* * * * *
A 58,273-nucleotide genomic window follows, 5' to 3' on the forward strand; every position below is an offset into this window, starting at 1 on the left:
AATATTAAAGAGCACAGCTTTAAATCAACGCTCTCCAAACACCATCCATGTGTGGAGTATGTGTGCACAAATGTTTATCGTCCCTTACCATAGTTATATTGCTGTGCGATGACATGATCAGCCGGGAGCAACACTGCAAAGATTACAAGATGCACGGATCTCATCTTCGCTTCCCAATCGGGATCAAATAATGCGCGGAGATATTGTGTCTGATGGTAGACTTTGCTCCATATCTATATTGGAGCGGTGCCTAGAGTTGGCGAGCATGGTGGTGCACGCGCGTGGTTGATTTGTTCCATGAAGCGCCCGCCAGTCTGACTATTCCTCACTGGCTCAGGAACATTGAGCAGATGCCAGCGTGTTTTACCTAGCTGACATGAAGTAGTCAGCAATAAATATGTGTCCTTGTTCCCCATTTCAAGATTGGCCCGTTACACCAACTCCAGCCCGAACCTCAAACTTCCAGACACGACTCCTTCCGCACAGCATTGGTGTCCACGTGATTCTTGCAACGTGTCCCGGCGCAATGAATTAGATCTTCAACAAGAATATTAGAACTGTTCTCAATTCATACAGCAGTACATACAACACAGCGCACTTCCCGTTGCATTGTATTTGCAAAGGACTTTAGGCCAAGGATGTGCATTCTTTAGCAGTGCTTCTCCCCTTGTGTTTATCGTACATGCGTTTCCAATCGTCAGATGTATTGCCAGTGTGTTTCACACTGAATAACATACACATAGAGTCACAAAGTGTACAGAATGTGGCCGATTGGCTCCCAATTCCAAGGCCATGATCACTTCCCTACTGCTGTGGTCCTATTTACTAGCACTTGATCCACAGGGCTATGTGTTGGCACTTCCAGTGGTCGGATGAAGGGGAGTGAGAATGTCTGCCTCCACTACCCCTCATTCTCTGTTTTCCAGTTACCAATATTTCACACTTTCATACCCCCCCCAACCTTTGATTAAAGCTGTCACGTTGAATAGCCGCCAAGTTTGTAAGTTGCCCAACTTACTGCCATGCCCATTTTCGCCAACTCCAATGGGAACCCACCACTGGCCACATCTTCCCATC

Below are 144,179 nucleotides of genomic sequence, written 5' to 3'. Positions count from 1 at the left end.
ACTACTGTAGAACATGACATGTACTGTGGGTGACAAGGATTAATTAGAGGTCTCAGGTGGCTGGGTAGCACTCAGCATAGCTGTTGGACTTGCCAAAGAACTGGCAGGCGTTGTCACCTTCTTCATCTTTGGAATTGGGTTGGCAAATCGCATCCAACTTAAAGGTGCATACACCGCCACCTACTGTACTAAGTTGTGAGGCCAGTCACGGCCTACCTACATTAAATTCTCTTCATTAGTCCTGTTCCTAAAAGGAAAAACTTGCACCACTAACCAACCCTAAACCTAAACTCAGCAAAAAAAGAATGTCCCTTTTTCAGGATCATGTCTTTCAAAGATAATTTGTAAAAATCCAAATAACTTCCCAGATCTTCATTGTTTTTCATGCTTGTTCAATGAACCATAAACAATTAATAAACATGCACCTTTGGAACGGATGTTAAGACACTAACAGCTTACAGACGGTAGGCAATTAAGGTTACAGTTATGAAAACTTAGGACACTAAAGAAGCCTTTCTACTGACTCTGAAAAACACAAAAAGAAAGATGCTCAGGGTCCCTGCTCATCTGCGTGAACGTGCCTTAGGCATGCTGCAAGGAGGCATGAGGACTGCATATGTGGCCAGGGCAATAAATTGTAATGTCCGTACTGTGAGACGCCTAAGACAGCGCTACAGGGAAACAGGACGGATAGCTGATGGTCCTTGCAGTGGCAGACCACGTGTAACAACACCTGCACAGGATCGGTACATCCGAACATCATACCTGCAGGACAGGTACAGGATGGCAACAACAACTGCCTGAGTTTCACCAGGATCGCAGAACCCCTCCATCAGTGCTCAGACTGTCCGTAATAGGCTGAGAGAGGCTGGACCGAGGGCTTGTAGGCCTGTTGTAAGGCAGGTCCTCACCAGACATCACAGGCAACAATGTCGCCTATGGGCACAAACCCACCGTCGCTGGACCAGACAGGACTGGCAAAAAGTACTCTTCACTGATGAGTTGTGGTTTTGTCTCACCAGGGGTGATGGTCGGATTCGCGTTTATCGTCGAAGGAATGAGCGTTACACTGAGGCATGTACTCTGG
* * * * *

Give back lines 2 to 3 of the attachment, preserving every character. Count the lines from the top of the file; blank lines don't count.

AATATTAAAGAGCACAGCTTTAAATCAACGCTCTCCAAACACCATCCATGTGTGGAGTATGTGTGCACAAATGTTTATCGTCCCTTACCATAGTTATATTGCTGTGCGATGACATGATCAGCCGGGAGCAACACTGCAAAGATTACAAGATGCACGGATCTCATCTTCGCTTCCCAATCGGGATCAAATAATGCGCGGAGATATTGTGTCTGATGGTAGACTTTGCTCCATATCTATATTGGAGCGGTGCCTAGAGTTGGCGAGCATGGTGGTGCACGCGCGTGGTTGATTTGTTCCATGAAGCGCCCGCCAGTCTGACTATTCCTCACTGGCTCAGGAACATTGAGCAGATGCCAGCGTGTTTTACCTAGCTGACATGAAGTAGTCAGCAATAAATATGTGTCCTTGTTCCCCATTTCAAGATTGGCCCGTTACACCAACTCCAGCCCGAACCTCAAACTTCCAGACACGACTCCTTCCGCACAGCATTGGTGTCCACGTGATTCTTGCAACGTGTCCCGGCGCAATGAATTAGATCTTCAACAAGAATATTAGAACTGTTCTCAATTCATACAGCAGTACATACAACACAGCGCACTTCCCGTTGCATTGTATTTGCAAAGGACTTTAGGCCAAGGATGTGCATTCTTTAGCAGTGCTTCTCCCCTTGTGTTTATCGTACATGCGTTTCCAATCGTCAGATGTATTGCCAGTGTGTTTCACACTGAATAACATACACATAGAGTCACAAAGTGTACAGAATGTGGCCGATTGGCTCCCAATTCCAAGGCCATGATCACTTCCCTACTGCTGTGGTCCTATTTACTAGCACTTGATCCACAGGGCTATGTGTTGGCACTTCCAGTGGTCGGATGAAGGGGAGTGAGAATGTCTGCCTCCACTACCCCTCATTCTCTGTTTTCCAGTTACCAATATTTCACACTTTCATACCCCCCCCAACCTTTGATTAAAGCTGTCACGTTGAATAGCCGCCAAGTTTGTAAGTTGCCCAACTTACTGCCATGCCCATTTTCGCCAACTCCAATGGGAACCCACCACTGGCCACATCTTCCCATC

Below are 144,179 nucleotides of genomic sequence, written 5' to 3'. Positions count from 1 at the left end.